Photo by Stephanie Hofschlaeger
It all starts out so innocently. A couple fall in love and decide to get married. Soon enough, they decide to have children. At first, the children are precious, delicate beings, content to nurse and sleep and laugh and cry. Even when they are crying, though, they are precious. At some point, say around the time they start to walk and talk, they change. They can manipulate their environment.
In short, THEY LEARN TO TAKE OUT TOYS.
New parents often fall into the trap of buying all the latest toys for their precious creations. It’s one way of showing love. The grandparents, especially if they live out of town, often show their love this way, too. If you have more than one child, there are often multiples of favorite toys. For us, that meant three Bob the Builder dolls; three special, light up firetrucks; three identical sets of Legos; and three copies of Thomas the Tank Engine: The Complete Collection. The result is mountains and mountains of toys and books.
The problem is, clutter makes some kids edgy. Others may feel overwhelmed and not be able to clean up because they don’t know where to start. I always tell my children that if their rooms are too cluttered, then the firemen can’t get to them if the house catches on fire. Dramatic? Perhaps. But why not make it easier for them by setting a few simple rules.
Rule #1 When One Comes In, Two Go Out
This is one of the simplest methods I have found to declutter. When the grandparents send a new toy, encourage children to choose two to donate to those who are less fortunate. Forget about selling them on Ebay, Craigslist or at a children’s consignment store. Just let them go. It takes lots of time you probably don’t have to document, photograph, package, list and mail those toys. Send them to a local charity. Of course, don’t donate anything that is in poor condition. Only donate the quality you would wish to receive.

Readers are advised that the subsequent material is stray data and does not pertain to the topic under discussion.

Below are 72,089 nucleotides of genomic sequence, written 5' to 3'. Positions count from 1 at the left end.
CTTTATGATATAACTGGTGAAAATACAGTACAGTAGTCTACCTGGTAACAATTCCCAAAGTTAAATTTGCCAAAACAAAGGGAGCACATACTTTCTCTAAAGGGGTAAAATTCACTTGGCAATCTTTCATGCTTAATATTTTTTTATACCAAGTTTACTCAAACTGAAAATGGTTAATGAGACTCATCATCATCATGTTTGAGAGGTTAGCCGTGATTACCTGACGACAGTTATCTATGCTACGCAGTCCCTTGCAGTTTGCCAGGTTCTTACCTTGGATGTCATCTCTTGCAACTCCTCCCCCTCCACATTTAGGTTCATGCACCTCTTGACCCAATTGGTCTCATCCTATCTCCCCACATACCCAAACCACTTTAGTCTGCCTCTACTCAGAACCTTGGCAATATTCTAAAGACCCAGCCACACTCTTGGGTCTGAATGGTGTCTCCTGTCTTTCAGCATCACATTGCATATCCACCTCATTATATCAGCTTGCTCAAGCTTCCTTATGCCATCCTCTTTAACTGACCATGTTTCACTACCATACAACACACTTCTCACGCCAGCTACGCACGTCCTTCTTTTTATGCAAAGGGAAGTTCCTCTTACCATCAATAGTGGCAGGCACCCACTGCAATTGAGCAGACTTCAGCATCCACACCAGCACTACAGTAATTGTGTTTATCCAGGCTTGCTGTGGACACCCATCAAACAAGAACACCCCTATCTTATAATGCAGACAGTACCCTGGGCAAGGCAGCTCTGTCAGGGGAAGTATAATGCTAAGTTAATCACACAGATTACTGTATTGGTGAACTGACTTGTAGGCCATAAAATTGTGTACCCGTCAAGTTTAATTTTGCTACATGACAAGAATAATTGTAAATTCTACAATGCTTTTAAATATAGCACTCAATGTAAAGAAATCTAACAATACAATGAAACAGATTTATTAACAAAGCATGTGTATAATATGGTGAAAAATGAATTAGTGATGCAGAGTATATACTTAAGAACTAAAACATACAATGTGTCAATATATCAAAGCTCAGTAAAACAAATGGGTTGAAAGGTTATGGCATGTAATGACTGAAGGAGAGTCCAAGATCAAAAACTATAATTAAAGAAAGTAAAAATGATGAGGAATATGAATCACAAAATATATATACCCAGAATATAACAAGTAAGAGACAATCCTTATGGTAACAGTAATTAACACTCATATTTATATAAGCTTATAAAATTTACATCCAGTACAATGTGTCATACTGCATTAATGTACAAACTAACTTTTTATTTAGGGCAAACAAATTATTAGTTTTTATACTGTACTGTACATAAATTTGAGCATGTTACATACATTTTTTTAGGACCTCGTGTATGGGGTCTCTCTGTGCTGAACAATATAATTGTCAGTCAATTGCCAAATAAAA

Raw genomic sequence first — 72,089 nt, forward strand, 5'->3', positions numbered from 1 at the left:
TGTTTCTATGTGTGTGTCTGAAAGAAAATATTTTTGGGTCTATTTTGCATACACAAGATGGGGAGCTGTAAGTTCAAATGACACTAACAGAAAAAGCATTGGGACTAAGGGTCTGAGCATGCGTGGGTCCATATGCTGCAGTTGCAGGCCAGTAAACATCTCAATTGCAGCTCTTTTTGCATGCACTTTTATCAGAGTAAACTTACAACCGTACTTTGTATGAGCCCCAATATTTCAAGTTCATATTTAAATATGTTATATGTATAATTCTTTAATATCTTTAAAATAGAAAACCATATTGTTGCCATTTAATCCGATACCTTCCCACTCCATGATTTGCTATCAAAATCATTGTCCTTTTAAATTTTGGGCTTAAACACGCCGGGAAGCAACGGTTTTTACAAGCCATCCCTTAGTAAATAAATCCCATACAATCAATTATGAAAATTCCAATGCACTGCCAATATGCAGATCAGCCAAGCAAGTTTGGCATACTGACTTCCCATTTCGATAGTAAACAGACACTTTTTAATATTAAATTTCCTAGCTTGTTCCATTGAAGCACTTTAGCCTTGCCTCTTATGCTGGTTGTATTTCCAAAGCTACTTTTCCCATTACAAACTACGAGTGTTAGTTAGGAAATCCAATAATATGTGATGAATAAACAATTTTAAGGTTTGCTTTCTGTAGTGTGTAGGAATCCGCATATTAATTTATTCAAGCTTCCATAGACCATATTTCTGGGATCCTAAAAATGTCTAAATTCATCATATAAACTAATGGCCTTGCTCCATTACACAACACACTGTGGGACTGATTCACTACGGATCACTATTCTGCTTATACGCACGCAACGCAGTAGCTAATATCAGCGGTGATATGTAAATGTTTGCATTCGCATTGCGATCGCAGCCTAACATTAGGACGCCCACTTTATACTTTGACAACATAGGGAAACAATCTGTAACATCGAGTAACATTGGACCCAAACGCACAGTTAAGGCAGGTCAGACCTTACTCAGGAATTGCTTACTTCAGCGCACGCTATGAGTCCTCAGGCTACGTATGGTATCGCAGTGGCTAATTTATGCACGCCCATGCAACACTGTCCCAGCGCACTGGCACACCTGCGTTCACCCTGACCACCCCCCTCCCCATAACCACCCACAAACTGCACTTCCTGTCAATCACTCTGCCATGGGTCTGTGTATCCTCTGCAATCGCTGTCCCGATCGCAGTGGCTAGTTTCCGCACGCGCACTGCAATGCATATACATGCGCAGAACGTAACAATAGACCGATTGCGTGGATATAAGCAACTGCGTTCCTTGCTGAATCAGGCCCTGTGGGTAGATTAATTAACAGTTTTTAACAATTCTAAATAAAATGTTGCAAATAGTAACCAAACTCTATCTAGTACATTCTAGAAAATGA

Rule #2 Have a Place for Everything
Seems simple enough, but how many things do the kids own that simply don’t have any place to go. There is only so much space in a house. At some point, there are no more bins, boxes, shelves or corners. Plus, the adults need and deserve their space, too. If there is no where to put a new toy, then get rid of an old one (Rule #1). Oh, and buying new containers just creates more clutter. Believe me, I’ve tried.
Rule #3 Throw Out Broken Toys or Ones That Are Missing Pieces
Many kids, mine included will figure out some reason why they should be allowed to keep a broken toy. My favorite is “He can just be a headless robot, like the Super Battle Droids on Star Wars!” Let’s get real, here. Broken toys are not worth the space they take up. You will most likely never send off for an extra game piece. (OK, maybe if it is a really important game that the entire family plays over and over and over again.) Out with broken toys or toys with missing pieces. Same with books. Unless it’s worth the time, effort and expense to repair or replace, toss it!
Rule #4 Mom and Dad Have Final Say
This is something crucial that parents often forget. You are the parent. You make the decisions. Children are not developmentally capable of parenting themselves. So hold firm. Stand your ground. Control the toy clutter. Your kids will be happier, and so will you.
How do you control the toy avalanche?